In light of the fact that the majority of brain drain within Northern Ireland occurs in young people between the age of 25-30, our reporters quizzed the Horizons team about what they have to offer which will entice these young people to return to ‘our wee country’. The team felt that this question was slightly swept under the carpet, as the Creative Director rebounded this question to the floor for debate. When this question was again pursued in the later stages of the event, The Scoop was asked to provide a solution to our own question.
Many within the group stated that they had become qualified to fulfil particular jobs, but that positions in the field in which they had been trained were not available in NI. Cllr Brett rebutted this declaration stating “the government cannot find every person a job that they want here. We need to instil an attitude to get up and go. There appears to be a sense of entitlement here in NI of let’s go out and take, but we also need to give back.”
A lot of the talk throughout the course of today had been structured around university, because of this Paul Wyatt asked the crowd how many people within the group present hadn’t gone to a grammar school (5 hands went up), and how many people intended to / were currently attending / or had just graduated from university (every hand in the room went up). This made us question what, or how the Horizons Expo event in November will accommodate school leavers, and those seeking to achieve a position on an apprenticeship.
Our reporter Tori Watson asked whether or not in the longer term Horizons Belfast seeks to penetrate, and change in some way, the education system of Northern Ireland. Creative Director Seamas De Faoite, said yes – he could see this as a long term goal of Horizons Belfast.
With respect to Horizons seeking to change the education system Seamas certain believes that nothing is unrealistic. He recited an old proverb about two people on a boat crossing a river, where both will have to paddle an oar each to reach the other side. Seamas said that young people must make it clear that they have skills which are not being fully utilised on ‘the boat’.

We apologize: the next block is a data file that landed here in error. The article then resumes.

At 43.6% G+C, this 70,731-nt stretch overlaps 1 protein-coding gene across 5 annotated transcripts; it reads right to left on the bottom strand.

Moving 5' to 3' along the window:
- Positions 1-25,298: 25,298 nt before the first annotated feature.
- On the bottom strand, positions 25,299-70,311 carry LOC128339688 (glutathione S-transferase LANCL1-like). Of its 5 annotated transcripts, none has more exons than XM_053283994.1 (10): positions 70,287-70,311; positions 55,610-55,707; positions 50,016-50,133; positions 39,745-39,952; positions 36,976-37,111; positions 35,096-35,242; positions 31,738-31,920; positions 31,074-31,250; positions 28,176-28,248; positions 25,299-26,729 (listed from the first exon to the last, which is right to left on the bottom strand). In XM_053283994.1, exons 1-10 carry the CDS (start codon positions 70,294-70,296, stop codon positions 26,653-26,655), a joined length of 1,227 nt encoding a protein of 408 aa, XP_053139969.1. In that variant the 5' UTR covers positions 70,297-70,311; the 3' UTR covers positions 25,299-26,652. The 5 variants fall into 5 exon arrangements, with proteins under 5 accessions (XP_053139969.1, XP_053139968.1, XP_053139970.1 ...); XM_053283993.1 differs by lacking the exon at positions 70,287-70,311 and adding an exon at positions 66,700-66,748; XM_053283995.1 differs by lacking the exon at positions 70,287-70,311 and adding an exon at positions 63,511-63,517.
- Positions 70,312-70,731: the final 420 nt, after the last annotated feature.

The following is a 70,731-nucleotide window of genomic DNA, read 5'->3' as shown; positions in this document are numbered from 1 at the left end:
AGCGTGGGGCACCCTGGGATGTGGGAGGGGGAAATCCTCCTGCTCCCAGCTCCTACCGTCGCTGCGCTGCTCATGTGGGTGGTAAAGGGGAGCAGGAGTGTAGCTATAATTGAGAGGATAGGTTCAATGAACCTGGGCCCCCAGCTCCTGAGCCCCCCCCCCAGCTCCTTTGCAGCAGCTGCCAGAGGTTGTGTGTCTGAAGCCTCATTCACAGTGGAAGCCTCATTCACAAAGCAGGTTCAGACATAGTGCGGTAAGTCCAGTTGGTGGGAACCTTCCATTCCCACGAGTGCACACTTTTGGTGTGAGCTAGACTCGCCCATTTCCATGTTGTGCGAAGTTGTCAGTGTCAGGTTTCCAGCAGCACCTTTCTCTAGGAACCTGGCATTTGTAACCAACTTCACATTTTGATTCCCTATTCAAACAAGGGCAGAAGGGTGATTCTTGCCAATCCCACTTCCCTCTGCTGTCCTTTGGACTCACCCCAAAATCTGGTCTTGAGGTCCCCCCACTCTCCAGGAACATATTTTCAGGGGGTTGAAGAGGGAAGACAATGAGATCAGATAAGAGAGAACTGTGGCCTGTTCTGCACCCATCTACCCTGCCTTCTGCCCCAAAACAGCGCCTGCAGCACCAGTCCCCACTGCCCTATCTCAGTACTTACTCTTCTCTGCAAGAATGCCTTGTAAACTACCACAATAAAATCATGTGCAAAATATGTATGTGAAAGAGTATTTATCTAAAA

Tori picked up on the significance of this proverb, asking, if young people are one side of the oar, are businesses the other? And if so, how receptive have they been to the prospect of increasing the number of employment opportunities they have for young people? The Creative Director highlighted that getting young people into employment is a process, but that businesses which Horizons have contacted have been “more than interested”.
To close the session, Seamas highlighted some of the issues which he felt the group perceived to be a significant priority, including funding for voluntary projects, work experience contracts / voluntary contracts, and creating an internship / work placement code of conduct.
In just over three months, Horizons Belfast will open the doors of The King’s Hall Belfast to 150 business exhibitors, from 6 different sectors of the NI economy including Agriculture, Biotech Foods, Finance and Legal Services, I.T., Construction and Manufacturing, Retail and Trade. We will keep you up to date on all of the latest expo planning developments as and when they occur in the forthcoming weeks.
Latest posts by Tori Watson (see all)
- Senate rejects rainbow flag proposal, VC cites equality policy - June 29, 2015
- House Hunting Tips - June 11, 2015
- Belfast South Election Profile: Fearghal McKinney on Alasdair McDonnell SDLP - May 5, 2015